Currently, banks arrange such payments by maintaining foreign accounts in a local currency (so-called nostro accounts), and then debiting the accounts as required—a process that is both slow and ties up capital.

Under the new blockchain arrangement, banks will conduct the transactions using Lumens, and then rely on local market makers to convert the Lumens into local fiat currency. The Lumens are created by a non-profit company called Stellar, founded a Jed McCaleb, a well known figure in the payments and crypto-currency world.

Both Stellar and IBM are part of a project called Hyperledger Fabric, which is building open source blockchain tools to support payment infrastructures.

According to Lund, though, the banks use of Stellar’s digital currency is likely to be temporary. He predicts that, in the next year, central banks will begin issuing digital currencies of their own, and that these will become an integral part of blockchain-based money transfers.

The IBM-backed blockchain project comes at a time when other companies are creating efficient new ways to conduct global money transfers. These include BitPesa, which relies on the bitcoin network to replace traditional wire transfers between merchants in Africa, and TransferWise, which provides an inexpensive way for consumers to obtain foreign currencies.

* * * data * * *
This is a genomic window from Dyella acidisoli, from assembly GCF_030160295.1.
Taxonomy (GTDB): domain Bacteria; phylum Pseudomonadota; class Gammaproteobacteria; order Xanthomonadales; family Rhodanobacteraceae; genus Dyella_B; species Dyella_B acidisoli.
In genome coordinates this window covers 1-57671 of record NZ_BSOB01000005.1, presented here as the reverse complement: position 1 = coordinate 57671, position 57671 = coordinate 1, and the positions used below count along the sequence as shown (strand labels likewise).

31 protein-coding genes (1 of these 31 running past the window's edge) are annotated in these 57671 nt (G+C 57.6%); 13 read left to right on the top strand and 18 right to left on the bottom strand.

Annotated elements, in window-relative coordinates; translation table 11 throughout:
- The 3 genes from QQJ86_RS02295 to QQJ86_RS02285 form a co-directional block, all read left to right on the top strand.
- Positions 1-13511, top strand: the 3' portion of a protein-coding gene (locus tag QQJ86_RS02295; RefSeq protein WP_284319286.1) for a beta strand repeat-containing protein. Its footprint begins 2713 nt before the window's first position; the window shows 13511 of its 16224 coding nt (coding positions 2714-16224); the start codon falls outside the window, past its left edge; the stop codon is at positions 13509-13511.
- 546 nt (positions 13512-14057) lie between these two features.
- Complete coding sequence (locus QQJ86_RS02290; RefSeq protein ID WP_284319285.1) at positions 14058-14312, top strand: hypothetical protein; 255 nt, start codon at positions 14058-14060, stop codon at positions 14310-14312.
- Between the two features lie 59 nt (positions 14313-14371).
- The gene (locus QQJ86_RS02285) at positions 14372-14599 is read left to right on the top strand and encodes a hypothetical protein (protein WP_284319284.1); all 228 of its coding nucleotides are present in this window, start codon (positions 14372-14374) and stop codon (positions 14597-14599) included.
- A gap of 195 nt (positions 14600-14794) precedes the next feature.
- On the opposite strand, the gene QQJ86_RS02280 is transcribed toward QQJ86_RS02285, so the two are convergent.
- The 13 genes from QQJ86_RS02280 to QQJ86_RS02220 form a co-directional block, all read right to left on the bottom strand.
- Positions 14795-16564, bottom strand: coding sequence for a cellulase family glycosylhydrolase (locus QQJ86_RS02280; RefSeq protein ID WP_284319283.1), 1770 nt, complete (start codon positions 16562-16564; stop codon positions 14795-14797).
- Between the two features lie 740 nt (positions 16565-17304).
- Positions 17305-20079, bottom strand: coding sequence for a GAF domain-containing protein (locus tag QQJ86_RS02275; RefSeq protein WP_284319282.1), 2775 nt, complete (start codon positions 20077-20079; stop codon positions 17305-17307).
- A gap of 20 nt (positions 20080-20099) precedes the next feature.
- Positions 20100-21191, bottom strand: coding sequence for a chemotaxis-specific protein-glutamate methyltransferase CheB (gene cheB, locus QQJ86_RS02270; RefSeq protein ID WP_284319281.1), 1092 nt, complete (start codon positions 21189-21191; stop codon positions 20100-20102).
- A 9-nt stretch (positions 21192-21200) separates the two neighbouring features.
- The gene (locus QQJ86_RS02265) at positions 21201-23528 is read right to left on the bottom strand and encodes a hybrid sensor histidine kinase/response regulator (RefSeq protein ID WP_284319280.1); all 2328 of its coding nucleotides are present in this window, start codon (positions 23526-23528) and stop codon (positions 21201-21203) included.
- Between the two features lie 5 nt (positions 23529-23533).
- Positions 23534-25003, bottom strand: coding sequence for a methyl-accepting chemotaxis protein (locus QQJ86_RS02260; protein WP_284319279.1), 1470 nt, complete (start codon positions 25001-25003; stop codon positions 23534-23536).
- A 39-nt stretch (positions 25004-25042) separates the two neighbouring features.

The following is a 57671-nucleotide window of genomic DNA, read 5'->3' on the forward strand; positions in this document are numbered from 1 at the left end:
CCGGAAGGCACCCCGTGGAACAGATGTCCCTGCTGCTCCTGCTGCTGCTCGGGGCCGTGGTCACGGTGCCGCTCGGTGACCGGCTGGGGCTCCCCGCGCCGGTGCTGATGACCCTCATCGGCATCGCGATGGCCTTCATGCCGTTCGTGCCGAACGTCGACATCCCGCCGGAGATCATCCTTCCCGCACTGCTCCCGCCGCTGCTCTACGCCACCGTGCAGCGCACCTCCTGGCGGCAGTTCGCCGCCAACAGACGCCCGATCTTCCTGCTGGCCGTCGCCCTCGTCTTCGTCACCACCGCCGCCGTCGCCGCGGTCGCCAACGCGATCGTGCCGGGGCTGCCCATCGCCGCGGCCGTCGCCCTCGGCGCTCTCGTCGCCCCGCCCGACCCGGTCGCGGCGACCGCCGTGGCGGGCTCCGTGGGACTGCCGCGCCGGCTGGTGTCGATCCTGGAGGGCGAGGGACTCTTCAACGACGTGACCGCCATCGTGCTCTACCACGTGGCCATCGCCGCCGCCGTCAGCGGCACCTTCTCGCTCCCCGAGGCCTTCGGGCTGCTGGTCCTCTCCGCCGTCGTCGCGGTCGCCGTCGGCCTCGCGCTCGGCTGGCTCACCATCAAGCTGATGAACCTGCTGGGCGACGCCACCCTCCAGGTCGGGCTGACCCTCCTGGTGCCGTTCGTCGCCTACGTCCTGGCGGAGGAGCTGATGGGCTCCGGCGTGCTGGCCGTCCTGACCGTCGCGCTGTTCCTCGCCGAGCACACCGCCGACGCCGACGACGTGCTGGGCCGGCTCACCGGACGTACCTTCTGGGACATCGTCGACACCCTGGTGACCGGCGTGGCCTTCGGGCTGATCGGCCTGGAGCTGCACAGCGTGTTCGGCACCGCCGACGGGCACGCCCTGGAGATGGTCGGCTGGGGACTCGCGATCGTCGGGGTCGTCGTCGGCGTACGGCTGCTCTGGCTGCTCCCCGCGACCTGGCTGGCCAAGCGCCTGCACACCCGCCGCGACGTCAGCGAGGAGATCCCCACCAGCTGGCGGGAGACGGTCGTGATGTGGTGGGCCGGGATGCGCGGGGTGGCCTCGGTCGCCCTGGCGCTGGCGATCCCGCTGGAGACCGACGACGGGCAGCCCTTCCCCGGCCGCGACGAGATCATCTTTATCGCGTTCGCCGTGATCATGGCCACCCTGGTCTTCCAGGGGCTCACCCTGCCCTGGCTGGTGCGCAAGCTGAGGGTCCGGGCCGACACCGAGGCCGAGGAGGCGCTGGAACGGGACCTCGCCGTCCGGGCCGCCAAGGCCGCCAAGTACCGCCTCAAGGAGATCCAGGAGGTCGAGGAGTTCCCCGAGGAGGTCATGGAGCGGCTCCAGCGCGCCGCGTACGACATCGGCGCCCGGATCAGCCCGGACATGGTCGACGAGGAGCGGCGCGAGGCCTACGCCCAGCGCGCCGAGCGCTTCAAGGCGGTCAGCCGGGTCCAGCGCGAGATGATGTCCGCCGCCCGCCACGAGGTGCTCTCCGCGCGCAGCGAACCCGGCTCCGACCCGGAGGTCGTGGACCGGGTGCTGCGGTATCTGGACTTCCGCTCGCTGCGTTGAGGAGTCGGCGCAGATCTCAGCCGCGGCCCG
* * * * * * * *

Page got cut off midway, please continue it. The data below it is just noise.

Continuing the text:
This is part of Fortune’s new initiative, The Ledger, a trusted news source at the intersection of tech and finance. For more on The Ledger, click here.

Tech

Exclusive: Royal Bank of Canada using blockchain for U.S./Canada payments – executive

TORONTO (Reuters) – Royal Bank of Canada (RY.TO) is experimenting with blockchain to help move payments between its U.S. and Canadian banks, one of the bank’s senior executives told Reuters on Thursday.

Martin Wildberger, RBC’s executive vice president for innovation and technology, said use of distributed ledger technology, or DLT, would improve the speed of payments, reduce complexity and lower costs.